29. yankonamac says

    I think the simple answer is not that they lied or misunderstood the paper.

    They just didn’t read it.

    C’mon, these kids believe the Bible is true. I can’t fathom why they bothered to learn to read at all, for all they’ve applied the skill to their sacred books. If they’d read them, they wouldn’t believe them. It’s as simple as that. No adult of normal intelligence can read the bible and find it to be anything but two thousand pages of nonsense. Religion depends upon this ignorance. Sorry, I mean “faith”.

    No, what they did here was glance at the paper’s abstract, make a pile of empty assumptions, and write an analysis based on those. Its the same approach they make toward any new information. This intellectual laziness is what got them into religion in the first place. There’s no point in engaging with these kids, explaining the scientific method to them, or attempting to get them to see their errors. They’re not here to learn.

    You show me a fundamentalist and I’ll show you a waste of elementary education.

  30. says

    As a non scientist I appreciate you taking the time to explain these things for us, although I don’t know where you find the patience to keep responding to the idiot claims of idiot “creation scientists.” It’s helpful for people like me, but I imagine sometimes you must feel like your trying to explain fire to a fish.

    Ironicus

  31. says

    More Science Humor:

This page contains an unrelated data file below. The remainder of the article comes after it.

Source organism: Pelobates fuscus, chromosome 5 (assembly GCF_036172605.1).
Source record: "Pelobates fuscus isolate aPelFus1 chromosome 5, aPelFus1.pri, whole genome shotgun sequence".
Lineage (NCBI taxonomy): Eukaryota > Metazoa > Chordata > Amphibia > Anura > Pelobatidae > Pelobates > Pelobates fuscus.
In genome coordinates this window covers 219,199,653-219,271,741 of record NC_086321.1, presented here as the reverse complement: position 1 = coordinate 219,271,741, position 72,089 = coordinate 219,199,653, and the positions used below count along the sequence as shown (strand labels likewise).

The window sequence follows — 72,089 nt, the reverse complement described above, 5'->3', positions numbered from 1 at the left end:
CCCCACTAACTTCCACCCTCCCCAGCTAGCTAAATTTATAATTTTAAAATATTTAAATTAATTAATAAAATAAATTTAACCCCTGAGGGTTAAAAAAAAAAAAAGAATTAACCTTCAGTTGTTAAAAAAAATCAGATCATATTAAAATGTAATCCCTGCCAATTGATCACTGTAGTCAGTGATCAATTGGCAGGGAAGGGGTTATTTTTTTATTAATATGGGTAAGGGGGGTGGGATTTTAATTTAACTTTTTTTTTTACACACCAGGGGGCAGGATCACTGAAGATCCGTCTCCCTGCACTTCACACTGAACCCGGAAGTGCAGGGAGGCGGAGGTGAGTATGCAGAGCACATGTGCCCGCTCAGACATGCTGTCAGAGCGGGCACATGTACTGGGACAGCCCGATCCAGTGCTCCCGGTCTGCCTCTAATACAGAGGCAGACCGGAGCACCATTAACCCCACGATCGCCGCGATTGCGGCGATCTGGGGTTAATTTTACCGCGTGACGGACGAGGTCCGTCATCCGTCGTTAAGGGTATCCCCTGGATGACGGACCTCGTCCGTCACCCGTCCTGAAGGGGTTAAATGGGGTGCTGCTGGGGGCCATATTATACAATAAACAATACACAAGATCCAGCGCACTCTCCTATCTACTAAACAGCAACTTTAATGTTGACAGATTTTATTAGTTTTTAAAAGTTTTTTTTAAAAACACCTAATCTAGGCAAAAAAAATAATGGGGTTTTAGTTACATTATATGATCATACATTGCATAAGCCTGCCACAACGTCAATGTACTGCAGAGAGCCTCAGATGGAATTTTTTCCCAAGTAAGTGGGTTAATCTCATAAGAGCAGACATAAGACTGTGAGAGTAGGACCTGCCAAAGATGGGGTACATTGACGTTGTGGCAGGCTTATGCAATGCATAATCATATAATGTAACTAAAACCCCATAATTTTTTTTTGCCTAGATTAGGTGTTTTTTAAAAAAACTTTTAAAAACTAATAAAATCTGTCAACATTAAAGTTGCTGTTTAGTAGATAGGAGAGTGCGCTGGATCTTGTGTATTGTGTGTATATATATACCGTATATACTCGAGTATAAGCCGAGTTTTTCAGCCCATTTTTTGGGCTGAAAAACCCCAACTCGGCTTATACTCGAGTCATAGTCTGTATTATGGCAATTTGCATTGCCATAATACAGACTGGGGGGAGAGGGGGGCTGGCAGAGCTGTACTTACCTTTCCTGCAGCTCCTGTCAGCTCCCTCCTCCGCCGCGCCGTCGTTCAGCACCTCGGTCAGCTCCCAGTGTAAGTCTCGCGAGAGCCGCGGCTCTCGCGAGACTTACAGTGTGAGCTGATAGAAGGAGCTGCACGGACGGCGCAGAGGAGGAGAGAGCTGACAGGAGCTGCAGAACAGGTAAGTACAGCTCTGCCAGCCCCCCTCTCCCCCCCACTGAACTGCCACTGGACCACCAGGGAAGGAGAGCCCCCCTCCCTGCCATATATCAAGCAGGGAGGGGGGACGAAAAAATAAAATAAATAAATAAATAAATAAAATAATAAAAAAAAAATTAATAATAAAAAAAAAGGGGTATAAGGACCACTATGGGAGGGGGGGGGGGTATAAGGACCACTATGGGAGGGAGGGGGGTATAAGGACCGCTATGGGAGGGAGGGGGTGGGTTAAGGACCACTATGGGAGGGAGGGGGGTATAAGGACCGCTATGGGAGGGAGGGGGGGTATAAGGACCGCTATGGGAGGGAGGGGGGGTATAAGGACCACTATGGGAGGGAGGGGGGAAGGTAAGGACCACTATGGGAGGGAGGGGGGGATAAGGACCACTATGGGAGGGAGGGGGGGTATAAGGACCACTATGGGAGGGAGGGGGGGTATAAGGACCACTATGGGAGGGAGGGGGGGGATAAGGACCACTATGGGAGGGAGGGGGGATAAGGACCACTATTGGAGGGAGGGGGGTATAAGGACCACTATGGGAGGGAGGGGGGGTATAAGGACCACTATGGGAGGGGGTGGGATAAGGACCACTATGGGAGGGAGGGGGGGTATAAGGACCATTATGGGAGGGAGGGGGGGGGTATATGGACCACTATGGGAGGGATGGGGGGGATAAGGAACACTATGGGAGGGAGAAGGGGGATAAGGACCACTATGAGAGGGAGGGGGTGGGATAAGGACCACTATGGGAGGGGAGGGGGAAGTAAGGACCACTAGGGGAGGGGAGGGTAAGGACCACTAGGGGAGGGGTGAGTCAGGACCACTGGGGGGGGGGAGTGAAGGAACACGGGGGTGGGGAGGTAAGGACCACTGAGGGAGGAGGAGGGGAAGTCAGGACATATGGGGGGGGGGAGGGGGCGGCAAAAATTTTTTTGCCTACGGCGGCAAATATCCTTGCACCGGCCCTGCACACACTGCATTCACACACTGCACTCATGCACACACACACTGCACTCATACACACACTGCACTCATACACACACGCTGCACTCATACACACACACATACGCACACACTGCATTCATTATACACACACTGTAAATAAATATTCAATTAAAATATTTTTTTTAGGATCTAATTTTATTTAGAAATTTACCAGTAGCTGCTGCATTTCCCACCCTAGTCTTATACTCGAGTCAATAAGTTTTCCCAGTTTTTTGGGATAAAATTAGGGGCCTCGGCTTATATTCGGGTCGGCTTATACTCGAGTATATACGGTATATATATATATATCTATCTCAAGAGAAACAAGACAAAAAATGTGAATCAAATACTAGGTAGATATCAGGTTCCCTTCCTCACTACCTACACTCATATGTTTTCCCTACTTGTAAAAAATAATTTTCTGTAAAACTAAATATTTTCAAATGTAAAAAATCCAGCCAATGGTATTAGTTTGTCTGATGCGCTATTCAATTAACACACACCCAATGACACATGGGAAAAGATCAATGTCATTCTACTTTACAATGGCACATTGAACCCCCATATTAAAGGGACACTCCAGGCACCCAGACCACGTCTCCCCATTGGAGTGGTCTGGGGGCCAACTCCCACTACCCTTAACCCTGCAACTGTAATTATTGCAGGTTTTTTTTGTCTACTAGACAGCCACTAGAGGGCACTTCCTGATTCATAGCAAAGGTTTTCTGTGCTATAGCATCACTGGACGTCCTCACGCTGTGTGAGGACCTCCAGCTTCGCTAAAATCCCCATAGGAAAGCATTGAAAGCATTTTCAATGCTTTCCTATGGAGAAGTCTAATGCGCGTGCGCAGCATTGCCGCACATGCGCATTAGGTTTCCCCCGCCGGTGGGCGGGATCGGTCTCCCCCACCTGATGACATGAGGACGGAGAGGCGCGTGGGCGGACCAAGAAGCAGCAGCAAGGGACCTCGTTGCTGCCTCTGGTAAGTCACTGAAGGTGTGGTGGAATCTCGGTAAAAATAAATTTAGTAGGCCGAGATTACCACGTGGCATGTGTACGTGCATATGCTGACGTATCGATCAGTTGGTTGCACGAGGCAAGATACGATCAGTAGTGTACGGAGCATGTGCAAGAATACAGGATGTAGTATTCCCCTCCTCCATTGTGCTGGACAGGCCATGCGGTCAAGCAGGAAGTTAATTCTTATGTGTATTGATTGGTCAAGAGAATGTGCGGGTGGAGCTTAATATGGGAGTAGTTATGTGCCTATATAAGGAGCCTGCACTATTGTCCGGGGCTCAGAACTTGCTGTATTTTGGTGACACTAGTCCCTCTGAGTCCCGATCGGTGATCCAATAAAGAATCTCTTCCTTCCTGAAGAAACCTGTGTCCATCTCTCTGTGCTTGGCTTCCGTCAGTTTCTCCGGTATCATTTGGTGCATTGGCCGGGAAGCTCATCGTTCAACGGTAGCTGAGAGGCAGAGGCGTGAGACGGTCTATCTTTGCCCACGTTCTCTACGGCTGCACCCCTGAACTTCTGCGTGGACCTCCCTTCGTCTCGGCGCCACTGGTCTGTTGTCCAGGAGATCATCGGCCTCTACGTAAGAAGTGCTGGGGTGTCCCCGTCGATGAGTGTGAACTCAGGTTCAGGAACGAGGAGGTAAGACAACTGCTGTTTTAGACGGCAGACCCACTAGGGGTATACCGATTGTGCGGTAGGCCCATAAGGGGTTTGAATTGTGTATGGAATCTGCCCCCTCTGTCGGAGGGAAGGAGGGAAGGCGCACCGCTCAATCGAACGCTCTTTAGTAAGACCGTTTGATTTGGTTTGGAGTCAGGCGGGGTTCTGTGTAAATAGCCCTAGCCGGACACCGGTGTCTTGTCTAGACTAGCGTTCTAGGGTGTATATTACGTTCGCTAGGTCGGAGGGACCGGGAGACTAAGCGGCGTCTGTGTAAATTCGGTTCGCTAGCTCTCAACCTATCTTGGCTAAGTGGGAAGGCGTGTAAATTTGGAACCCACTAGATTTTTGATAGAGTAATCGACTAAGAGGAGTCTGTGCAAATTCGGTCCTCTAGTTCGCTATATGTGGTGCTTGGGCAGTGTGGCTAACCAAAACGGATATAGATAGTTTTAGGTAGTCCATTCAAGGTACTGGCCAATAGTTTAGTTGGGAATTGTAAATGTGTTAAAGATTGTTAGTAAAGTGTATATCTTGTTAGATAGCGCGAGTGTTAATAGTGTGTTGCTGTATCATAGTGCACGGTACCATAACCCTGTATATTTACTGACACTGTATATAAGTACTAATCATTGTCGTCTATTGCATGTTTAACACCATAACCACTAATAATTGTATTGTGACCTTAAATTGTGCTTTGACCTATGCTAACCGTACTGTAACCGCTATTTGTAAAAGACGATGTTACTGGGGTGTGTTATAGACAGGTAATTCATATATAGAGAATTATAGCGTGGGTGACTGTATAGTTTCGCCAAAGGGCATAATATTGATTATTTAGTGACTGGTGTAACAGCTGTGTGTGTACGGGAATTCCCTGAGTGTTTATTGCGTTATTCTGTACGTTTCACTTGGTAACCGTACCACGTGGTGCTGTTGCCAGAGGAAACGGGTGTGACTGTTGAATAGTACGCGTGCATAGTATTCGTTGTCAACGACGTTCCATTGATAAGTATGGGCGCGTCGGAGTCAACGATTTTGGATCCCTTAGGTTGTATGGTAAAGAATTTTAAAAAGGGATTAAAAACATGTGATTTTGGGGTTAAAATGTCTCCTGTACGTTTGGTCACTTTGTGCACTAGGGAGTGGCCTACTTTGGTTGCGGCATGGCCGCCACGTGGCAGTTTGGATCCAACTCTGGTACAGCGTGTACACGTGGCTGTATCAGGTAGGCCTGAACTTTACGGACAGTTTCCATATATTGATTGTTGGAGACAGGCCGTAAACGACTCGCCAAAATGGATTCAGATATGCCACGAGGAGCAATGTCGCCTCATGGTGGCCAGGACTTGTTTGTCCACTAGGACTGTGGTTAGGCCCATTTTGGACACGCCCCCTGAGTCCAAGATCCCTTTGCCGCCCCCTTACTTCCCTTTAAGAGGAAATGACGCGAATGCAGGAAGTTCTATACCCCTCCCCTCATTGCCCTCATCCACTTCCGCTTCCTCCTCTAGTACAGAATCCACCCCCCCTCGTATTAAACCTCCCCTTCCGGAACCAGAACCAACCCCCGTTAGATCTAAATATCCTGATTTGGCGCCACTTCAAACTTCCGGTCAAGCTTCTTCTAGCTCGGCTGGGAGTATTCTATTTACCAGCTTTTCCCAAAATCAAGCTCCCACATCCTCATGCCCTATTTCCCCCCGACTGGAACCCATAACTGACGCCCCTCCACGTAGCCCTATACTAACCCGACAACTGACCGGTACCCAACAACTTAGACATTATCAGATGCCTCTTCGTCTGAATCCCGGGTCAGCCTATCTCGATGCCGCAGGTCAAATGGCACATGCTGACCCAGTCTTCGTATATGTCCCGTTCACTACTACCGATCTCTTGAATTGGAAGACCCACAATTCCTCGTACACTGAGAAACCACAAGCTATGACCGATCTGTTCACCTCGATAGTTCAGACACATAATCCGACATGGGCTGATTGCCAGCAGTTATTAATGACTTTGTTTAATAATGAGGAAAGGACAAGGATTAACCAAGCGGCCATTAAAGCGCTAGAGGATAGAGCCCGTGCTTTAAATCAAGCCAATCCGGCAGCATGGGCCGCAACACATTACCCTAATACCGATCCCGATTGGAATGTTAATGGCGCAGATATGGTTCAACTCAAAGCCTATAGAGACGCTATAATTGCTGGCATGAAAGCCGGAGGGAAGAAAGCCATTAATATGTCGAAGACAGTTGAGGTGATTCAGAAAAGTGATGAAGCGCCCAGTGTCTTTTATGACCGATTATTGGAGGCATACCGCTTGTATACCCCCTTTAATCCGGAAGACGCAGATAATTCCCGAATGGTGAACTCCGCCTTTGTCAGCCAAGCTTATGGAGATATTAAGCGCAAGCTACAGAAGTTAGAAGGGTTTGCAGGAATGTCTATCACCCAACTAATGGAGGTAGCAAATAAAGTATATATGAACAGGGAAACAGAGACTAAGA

What Magnetized the Moon?
    by Brian Thomas, M.S. *

    [italics by davidgentile]

    …For example, the researchers had to first assume that the moon was once very close to earth.[!!!]

    …Each additional constraint reduces the model’s realism. And even after waiving these problems, there remains no scientific reason why molten fluids would generate a magnetic field.
    However, a creation-based explanation published in 1984 for the moon’s magnetic field provides a plausible reason for the magnetism that was present when moon rocks formed. God “could have created many of the Earth’s original atomic nuclei with their spins pointing in a particular direction,”and likewise for the moon and other planets…The added effect of all these aligned atomic magnets would have generated a magnetic field that decayed soon after as the moon’s atoms randomized.

    This model readily explains why the moon’s magnetic field existed when moon rocks were formed and why it has since diminished. The fact that the moon once had a magnetic field follows from this creation model and does not suffer from any of the issues that the secular models must overcome.[Thomas’ Razor: throw out the hard stuff, what remains is True]

  32. peterh says

    I was a liberal arts major, but was required to take enough chemistry and physics that I’m quite sure that explanation is hooey. Or is the whole post aside from the bracketed material from Thomas? I’m still quite sure the hypothesis contained therein is woo.

  33. David Marjanović says

    Yep, amber = biomolecule; anything in amber is preserved as it was, unless it falls apart on its own over time, as DNA unfortunately does.

    I have no source for this (and my googlefu sucketh), but I seem to remember reading that some fossils are remineralized with opal, or rather opalescent minerals. Someone who majored in something useful may be able to expound on this?

    This occurs, but mother-of-pearl is just calcium carbonate of a certain crystal size and arrangement. It is pretty commonly preserved as such.

    BTW, raven, are you sure about the age? Straight ammonites occurred, for example, at the very end of the Cretaceous as well as earlier.